animals, poetry

Superstition surrounding the badger

These verses were found approximately 200 years ago on the fly-leaf of an old bible.

“Should a badger cross the path
   which thou hast taken, then
Good luck is thine, so it be said
    Beyond the luck of men.

But if it cross in front of thee,
    Beyond where thou shalt tread,
And if by chance doth turn the mould
    Thou art numbered with the dead!”

(It’s probably self-explanatory but for anyone who doesn’t speak Middle English, mould is an old word meaning ‘features or physique’).

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animals, Horses, poetry

The Horse, poem by Ronald Duncan

“Where in this wide world can
man find nobility without pride,
friendship without envy or beauty
without vanity? Here, where
grace is laced with muscle and
strength by gentleness confined.

He serves without servility; he has
fought without enmity. There is
nothing so powerful, nothing less
violent, there is nothing so quick,
nothing more patient.

England’s past has been borne on
his back. All history is his
industry; we are his heirs, he
our inheritance.

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poetry

I’ve discovered Mary E. Coldridge!

I bought a book in a local charity shop last week that was published in 1908, called ‘Poems’ by Mary E. Coleridge. I have since discovered that Mary was the great grandniece of the famous poet, Samuel Taylor Coleridge, and she published her poetry either anonymously or under a pseudonym. It was only after her (premature) death that she was finally credited with some wonderful verses.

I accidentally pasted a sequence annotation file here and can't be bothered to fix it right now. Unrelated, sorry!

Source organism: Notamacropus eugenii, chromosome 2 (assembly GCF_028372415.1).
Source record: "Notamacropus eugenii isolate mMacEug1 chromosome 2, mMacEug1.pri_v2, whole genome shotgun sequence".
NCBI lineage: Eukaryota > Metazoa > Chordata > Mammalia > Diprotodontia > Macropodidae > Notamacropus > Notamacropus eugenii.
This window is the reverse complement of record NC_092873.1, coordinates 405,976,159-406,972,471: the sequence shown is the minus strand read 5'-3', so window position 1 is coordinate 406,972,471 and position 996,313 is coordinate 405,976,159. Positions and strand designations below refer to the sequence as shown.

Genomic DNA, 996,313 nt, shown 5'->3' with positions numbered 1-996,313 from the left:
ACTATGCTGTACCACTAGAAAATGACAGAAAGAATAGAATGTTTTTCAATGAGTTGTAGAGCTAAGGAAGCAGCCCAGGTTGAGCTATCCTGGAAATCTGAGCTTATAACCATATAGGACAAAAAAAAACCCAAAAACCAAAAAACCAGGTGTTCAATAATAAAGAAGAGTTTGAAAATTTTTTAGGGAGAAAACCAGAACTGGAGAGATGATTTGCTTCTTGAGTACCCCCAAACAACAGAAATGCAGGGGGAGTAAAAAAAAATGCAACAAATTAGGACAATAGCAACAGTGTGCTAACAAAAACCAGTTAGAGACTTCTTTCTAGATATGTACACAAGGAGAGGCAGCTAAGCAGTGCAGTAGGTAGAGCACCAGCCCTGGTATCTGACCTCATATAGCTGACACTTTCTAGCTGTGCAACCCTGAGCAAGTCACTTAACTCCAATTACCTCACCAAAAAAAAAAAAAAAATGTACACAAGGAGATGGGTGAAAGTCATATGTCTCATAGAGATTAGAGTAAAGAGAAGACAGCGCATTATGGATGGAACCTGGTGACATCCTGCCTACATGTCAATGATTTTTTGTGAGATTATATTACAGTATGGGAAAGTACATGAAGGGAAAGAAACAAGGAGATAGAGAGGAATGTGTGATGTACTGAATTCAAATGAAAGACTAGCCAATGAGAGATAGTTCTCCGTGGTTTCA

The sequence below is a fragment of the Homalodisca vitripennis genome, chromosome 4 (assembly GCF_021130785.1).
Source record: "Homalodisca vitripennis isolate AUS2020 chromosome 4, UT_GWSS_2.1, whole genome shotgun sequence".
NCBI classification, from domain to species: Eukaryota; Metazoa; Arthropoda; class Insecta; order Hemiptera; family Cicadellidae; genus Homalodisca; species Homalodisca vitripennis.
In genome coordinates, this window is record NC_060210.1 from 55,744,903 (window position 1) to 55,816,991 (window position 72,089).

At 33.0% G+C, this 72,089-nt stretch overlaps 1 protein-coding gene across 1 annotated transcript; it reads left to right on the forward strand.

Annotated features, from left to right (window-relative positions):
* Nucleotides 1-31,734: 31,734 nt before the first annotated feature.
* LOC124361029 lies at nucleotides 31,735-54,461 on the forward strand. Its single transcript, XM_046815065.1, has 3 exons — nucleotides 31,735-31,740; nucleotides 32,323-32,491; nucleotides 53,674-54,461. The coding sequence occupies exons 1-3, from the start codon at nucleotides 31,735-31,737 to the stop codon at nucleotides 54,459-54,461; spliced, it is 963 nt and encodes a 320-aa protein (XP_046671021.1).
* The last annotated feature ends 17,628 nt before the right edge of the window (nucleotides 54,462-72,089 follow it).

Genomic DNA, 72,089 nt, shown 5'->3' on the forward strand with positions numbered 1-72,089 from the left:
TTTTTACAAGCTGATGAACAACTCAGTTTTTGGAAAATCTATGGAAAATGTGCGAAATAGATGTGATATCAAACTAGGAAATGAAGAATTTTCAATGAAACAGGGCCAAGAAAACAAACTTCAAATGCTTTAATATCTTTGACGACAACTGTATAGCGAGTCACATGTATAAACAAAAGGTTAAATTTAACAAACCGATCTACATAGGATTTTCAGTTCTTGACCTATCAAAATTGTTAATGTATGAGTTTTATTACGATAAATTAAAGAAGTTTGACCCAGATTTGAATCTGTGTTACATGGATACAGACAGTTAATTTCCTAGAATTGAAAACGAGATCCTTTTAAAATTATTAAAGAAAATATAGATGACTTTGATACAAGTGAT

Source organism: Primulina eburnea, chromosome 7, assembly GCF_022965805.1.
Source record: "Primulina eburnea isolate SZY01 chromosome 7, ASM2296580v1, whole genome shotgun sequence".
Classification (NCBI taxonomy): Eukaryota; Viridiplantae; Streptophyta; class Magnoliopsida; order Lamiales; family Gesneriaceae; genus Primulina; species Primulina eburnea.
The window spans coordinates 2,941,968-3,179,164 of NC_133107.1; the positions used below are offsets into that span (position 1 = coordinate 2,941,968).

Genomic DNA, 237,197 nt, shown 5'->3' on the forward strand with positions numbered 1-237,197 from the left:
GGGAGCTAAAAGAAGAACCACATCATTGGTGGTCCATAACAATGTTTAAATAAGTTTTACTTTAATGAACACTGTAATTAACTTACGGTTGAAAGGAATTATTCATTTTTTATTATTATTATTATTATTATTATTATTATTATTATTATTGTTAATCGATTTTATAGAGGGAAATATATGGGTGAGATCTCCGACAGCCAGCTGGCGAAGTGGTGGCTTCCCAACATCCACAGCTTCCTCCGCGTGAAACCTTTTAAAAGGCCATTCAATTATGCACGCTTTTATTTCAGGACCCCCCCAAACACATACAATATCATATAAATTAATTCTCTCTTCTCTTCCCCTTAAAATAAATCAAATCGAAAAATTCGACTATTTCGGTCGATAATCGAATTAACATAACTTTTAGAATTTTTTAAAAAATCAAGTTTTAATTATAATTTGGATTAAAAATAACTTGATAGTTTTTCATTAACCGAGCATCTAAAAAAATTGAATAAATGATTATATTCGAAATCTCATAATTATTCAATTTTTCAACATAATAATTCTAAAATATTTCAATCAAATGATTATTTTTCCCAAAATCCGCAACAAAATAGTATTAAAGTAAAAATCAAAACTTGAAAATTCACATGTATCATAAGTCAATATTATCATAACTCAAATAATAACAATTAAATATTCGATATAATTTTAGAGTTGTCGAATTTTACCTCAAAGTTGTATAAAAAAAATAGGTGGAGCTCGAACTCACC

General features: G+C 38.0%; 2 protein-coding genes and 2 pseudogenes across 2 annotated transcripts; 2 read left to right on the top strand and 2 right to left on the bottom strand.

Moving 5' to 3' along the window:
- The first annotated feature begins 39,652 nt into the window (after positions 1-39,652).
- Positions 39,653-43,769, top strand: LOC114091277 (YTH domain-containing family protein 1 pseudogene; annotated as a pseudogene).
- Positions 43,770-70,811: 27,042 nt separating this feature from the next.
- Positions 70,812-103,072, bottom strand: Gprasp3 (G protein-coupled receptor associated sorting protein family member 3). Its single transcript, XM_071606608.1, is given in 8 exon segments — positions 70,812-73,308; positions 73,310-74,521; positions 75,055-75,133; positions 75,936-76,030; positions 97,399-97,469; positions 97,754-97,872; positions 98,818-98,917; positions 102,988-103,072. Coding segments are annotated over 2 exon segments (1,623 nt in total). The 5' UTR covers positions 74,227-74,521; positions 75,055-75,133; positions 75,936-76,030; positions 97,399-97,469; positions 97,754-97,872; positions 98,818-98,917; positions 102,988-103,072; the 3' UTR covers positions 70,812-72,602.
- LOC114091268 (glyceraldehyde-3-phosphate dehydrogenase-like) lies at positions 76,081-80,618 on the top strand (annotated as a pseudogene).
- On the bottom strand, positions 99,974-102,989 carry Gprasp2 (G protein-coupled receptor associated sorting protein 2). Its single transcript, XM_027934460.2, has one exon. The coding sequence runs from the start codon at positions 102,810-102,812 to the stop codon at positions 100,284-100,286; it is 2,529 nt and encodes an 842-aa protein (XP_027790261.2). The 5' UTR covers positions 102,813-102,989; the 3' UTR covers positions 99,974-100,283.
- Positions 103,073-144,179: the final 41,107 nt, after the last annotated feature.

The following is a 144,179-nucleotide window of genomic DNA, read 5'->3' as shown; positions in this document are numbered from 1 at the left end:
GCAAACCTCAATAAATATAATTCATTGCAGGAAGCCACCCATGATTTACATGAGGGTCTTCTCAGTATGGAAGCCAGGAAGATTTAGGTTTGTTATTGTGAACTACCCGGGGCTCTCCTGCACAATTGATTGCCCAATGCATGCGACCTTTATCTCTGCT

This is the first poem in the book, and is entitled ‘To Memory.’

“Strange Power, I know not what thou art,
Murderer or mistress of my heart.
I know I’d rather meet the blow
Of my most unrelenting foe
Than live – as I now live – to be
Slain twenty times a day by thee.

Yet, when I would command thee hence,
Thou mockest at the vain pretence,
Murmuring in mine ear a song
Once loved, alas! forgotten long;
And on my brow I feel a kiss
That I would rather die than miss.”

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poetry, William Blake

More words from the Poetic Genius, William Blake

Verses taken from Blake’s letter to Thomas Butts, August 16th, 1803, after being charged with Sedition.

“O why was I born with a different face?
Why was I not born like the rest of my race?
When I look, each one starts; when I speak, I offend;
Then I’m silent and passive, and lose every friend.
Then my verse I dishonour, my pictures despise,
My person degrade, and my temper chastise;
And the pen is my terror, the pencil my shame;
All my talents I bury, and dead is my fame.
I am either too low or too highly priz’d;
When elate I’m envy’d, when meek I’m despised. “

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